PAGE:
HANFORD – Kings County came out better in a number of health categories compared to surrounding counties, according to a report released Wednesday by the Robert Wood Johnson Foundation and the University of Wisconsin Population Health Institute.
The report, entitled "2017 County Health Rankings," has Kings with the best outcome in 13 statistical categories compared to Fresno, Kern and Tulare counties: Premature death rates, birth weights, adult obesity rates, physical inactivity rates, the percent of driving deaths attributable to alcohol, chlamydia rates, the percent of the population with health insurance, the ratio of dentists to population, the percent of children in poverty, income inequality, air pollution, housing problems and the percent of the population that drives alone to work.
In the category of overall health outcomes, Kings ranked 37th out of 58 counties in the state, which was significantly better than Fresno County (52nd), Tulare County (50th) and Kern County (53rd).
The main reason for the difference is that Kings had a much lower premature death rate than Kern, Tulare and Fresno counties.
The rate was determined by adding up all the years of potential life lost for all the people residing in Kings who died before the age of 75.
Kings County had a cumulative total of 6,300 years of potential life lost compared to 6,900 for Tulare and Fresno counties and 7,500 for Kern County.
"It's obviously positive news," said Keith Winkler, Kings County Department of Public Health director.
Winkler, noting that Kings has some of the same socio-economic challenges as surrounding counties, said he's not sure why Kings came out with the lower premature death rate.
"I really don't have any information to do more than speculate as to why that might be," he said.
"We're thrilled to see positive data coming from Kings County," said Rebecca Russell, community wellness director for Adventist Health Central Valley Network. "At this time, we want to thoroughly understand where the data is coming from so that we can best speak to it."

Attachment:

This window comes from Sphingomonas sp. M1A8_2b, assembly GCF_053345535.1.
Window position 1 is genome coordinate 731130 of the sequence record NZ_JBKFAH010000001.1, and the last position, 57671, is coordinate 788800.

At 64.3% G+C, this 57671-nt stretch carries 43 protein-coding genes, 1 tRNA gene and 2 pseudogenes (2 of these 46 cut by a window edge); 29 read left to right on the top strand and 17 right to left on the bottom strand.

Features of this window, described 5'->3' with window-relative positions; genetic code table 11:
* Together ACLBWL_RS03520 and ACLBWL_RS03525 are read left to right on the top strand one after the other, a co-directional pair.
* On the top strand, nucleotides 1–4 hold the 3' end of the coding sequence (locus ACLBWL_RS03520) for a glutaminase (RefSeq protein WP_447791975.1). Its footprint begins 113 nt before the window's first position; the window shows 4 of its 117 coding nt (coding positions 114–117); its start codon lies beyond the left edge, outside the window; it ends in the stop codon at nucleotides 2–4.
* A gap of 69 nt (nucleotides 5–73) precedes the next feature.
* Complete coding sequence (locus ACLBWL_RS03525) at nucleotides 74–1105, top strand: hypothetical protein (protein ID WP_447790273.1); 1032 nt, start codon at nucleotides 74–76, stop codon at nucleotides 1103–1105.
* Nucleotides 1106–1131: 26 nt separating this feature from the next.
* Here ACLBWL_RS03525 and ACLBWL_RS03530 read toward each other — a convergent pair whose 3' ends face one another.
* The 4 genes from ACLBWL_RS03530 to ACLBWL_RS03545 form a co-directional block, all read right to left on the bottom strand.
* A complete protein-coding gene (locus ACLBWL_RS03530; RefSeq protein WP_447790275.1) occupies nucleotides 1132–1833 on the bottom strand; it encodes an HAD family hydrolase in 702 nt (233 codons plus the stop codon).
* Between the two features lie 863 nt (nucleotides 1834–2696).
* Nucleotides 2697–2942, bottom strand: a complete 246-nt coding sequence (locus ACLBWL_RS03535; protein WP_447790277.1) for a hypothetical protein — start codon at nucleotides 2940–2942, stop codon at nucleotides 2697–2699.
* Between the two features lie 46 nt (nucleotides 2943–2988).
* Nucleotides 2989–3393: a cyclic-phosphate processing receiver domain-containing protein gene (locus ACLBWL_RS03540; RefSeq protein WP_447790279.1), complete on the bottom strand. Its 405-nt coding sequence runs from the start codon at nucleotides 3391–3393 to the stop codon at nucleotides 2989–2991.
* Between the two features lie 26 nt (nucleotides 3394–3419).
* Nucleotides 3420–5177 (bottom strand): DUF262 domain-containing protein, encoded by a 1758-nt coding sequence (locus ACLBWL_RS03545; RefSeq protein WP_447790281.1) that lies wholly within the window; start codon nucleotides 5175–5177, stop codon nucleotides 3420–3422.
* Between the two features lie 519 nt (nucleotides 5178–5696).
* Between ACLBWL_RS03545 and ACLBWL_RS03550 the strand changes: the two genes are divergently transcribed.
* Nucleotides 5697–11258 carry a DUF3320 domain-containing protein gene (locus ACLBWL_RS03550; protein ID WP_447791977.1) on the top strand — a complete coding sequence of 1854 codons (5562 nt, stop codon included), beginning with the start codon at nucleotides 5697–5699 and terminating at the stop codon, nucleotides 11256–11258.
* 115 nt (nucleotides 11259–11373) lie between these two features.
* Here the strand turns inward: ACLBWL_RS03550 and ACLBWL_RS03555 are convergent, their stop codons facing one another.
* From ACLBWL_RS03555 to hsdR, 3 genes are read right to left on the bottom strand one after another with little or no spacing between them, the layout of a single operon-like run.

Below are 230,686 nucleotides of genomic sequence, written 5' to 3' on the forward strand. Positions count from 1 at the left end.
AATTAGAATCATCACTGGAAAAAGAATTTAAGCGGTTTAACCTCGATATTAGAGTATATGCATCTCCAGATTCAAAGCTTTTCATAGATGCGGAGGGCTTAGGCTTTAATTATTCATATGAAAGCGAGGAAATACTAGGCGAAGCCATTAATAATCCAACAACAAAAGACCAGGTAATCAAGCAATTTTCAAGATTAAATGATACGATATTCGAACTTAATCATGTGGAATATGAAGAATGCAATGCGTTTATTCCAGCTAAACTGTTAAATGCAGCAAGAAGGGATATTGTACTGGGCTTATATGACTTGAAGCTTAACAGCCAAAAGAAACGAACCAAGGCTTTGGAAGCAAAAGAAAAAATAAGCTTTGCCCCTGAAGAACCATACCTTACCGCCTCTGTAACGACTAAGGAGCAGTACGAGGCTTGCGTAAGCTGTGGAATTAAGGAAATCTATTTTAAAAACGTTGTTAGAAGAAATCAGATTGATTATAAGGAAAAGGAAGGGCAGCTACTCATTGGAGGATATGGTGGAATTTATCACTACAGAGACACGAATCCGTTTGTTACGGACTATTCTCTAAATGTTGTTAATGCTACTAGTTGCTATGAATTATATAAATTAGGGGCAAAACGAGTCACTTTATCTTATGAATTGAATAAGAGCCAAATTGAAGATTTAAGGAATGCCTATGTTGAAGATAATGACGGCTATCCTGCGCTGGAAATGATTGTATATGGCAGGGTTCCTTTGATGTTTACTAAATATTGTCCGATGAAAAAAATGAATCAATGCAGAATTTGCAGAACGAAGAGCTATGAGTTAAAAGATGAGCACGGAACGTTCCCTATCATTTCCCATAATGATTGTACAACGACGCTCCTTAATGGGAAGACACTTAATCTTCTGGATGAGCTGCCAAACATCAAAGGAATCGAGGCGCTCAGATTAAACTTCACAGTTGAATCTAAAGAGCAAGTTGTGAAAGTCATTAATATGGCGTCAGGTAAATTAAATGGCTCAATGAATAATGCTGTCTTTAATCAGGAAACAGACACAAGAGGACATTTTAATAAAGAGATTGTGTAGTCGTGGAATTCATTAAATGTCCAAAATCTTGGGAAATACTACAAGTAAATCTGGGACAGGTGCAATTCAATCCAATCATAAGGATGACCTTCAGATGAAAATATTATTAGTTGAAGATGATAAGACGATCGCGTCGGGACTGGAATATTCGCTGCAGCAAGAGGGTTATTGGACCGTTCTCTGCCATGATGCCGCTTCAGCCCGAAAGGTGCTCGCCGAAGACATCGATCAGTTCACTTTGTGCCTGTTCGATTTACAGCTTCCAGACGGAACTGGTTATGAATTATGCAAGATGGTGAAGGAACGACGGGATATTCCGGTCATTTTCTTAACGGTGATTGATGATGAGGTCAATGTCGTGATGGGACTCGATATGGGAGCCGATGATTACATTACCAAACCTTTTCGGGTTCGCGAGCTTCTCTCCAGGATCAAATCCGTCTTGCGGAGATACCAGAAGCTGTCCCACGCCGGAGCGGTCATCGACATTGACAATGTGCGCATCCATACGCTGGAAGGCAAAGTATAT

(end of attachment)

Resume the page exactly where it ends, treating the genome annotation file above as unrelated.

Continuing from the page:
Russell said she didn't have time to fully research the report by press deadline Wednesday.
Winkler suggested that one of the reasons Kings did better in so many statistical categories is that "we have a good network of primary care clinics in the county."
Winkler noted that Adventist Health, Family HealthCare Network and other organizations have clinics spread out throughout the county's rural areas.
He said that many lower-income rural residents in Kings are enrolled in Medi-Cal, the state's health insurance program for the poor.
"I think the availability of primary care and insurance coverage are probably significant factors," Winkler said.
He noted, however, than in the areas where Kings has the edge over surrounding counties, it is only has a slight edge.
In the overall California county rankings for quality of life, health factors, health behaviors, teen birth rates, preventable hospital stays, socio-economic factors and environmental factors – each of which is a compilation of several statistical measurements – Kings ranked more closely with surrounding counties.
"We know what our socio-economic challenges are in the [San Joaquin] Valley," Winkler said. "I think this report just reinforces that."
Russell said better cooperation among different agencies in Kings might explain why the county is doing slightly better than the larger surrounding counties in several statistical measurements.
She noted Kings Partnership for Prevention, a coalition of Kings County nonprofit agencies that encourages healthful living.
"There are a number of collaborations in Kings where multiple groups are working together to improve the health of the county," she said. "I'm not aware that other counties have something this similar."
The report includes data ranging from 2009 to 2016, depending on the category. Different data sets from different combinations of years were used for different categories.
Based on new data that wasn't included in the report, Kings might be slipping in some categories.
For example, Kings saw 596 cases of chlamydia in 2014, the year from which the report gathered its data on sexually transmitted infections.
However, according to local health officials, that number had climbed to 800 cases by 2016.